New corona measures: Bars and restaurants must close for a month


A midnight curfew and the closing of bars and restaurants are two of the new host of measures introduced to control the spread of the coronavirus

Financial support for affected businesses

As of tomorrow, bars and restaurants in Belgium must close and close social contacts must be scaled back to one person. These are the two of the new measures announced by the federal government on Friday.

The rise in infections and the number of people admitted to hospital with complications due to Covid-19 is alarming, according to Celeval, the panel of experts advising the federal government on corona crisis policy. Of the 15,000 tests carried out last week, more than 14% were positive.

The number of new Covid cases nearly doubled between last week and the week before, with 6,764 people testing positive. There are currently nearly 2,100 people in hospital, with 358 of them needing intensive care. Last week an average 25 people a day died from the virus in Belgium.

“Our country has reached an extremely high peak,” said prime minister Alexander De Croo (Open VLD) announcing the new measures. “Everyone feels how close this virus is to each and every one of us.”

The new measures are:

  • Close contacts must be reduced to just one person outside of one’s household. Close contacts are people we touch or spend at least 15 minutes in close contact with without using a facemask. Close contacts should be considered valid over a two-week period, so a different person can be a close contact every two weeks.
  • Teleworking remains or returns to the norm for those who can do so.
  • Bars and restaurants must close completely from Monday, 19 October, for one month. This measure will be revisited in two weeks to assess if it must be extended. As during the spring lockdown, take-away is allowed.
  • Alcohol cannot be sold by any outlet after 20.00.
  • A curfew is imposed at midnight. No one may leave home between midnight and 5.00 without a valid reason, such as travelling to and from work.
  • Four guests may be welcomed into a household, with social distancing and facemask regulations respected.
  • Funerals may, as before, allow up to 200 people, but the reception following is limited to a maximum of 40 people. Other events that require catering, such as wedding receptions and communions, are banned.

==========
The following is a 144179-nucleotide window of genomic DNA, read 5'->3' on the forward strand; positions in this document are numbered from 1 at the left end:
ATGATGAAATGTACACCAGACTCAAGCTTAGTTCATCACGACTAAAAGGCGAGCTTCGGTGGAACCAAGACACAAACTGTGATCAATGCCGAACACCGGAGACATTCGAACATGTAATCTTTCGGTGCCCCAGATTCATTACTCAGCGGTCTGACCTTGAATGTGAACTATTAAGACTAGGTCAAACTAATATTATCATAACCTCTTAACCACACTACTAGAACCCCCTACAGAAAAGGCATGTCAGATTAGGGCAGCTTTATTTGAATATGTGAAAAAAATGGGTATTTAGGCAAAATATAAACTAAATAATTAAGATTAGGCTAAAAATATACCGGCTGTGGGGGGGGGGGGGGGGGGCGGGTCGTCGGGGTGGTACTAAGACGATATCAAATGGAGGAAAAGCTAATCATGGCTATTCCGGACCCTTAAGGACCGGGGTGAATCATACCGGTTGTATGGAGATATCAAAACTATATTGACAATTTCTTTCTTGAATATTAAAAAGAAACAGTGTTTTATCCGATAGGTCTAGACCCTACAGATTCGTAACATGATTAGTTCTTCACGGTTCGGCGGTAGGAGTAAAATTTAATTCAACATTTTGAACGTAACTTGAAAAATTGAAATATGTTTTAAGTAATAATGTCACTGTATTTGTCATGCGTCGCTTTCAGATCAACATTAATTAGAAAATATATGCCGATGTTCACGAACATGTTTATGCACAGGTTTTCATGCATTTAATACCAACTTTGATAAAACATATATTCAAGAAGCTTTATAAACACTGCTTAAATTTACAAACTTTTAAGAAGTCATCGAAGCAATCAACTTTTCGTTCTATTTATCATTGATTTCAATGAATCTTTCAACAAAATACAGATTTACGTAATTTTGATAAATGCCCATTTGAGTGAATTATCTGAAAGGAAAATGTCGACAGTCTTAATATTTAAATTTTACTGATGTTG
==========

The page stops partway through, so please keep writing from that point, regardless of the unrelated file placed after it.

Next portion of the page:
“I am very much aware that these are really tough measures,” said De Croo. “The next few weeks will be challenging, but we must act now before things get worse.”

The federal and Flemish governments have announced subsidies for businesses affected by the new measures. Flemish minister-president Jan Jambon (N-VA) said that any business that loses more than 60% of its profit because of the measures can apply for subsidies.

“The basic framework of these measures took in four important factors,” said Jambon. “Keeping the schools open so that pupils don’t fall behind during this crisis; keeping industries operating; easing the pressure on health-care workers, including staff in nursing homes and other care organisations; and trying to prevent people becoming isolated, which can be a consequence of taking measures.”

Jambon went on to say that it was “not easy” to take the decision to close bars and restaurants. “The federal and regional governments have support packages to offer. In Flanders, we are extending the Compensation Premium we already had in place.”

He also emphasised that the bars and restaurants were not being punished for doing a bad job during the corona crisis. “We have all seen what an amazing job they have done in sticking with the measures. But these are places where people sit in close contact with each other and where the virus gets the chance to spread. It’s simply an atmosphere that allows the virus to spread quickly.”

For regular corona crisis updates, visit the federal government’s dedicated website, in four languages.

Photo: Prime minister Alexander De Croo (left) and federal public health minister Frank Vandenbroucke (right) during a visit to Antwerp University Hospital last week
©Benoit Doppagne/BELGA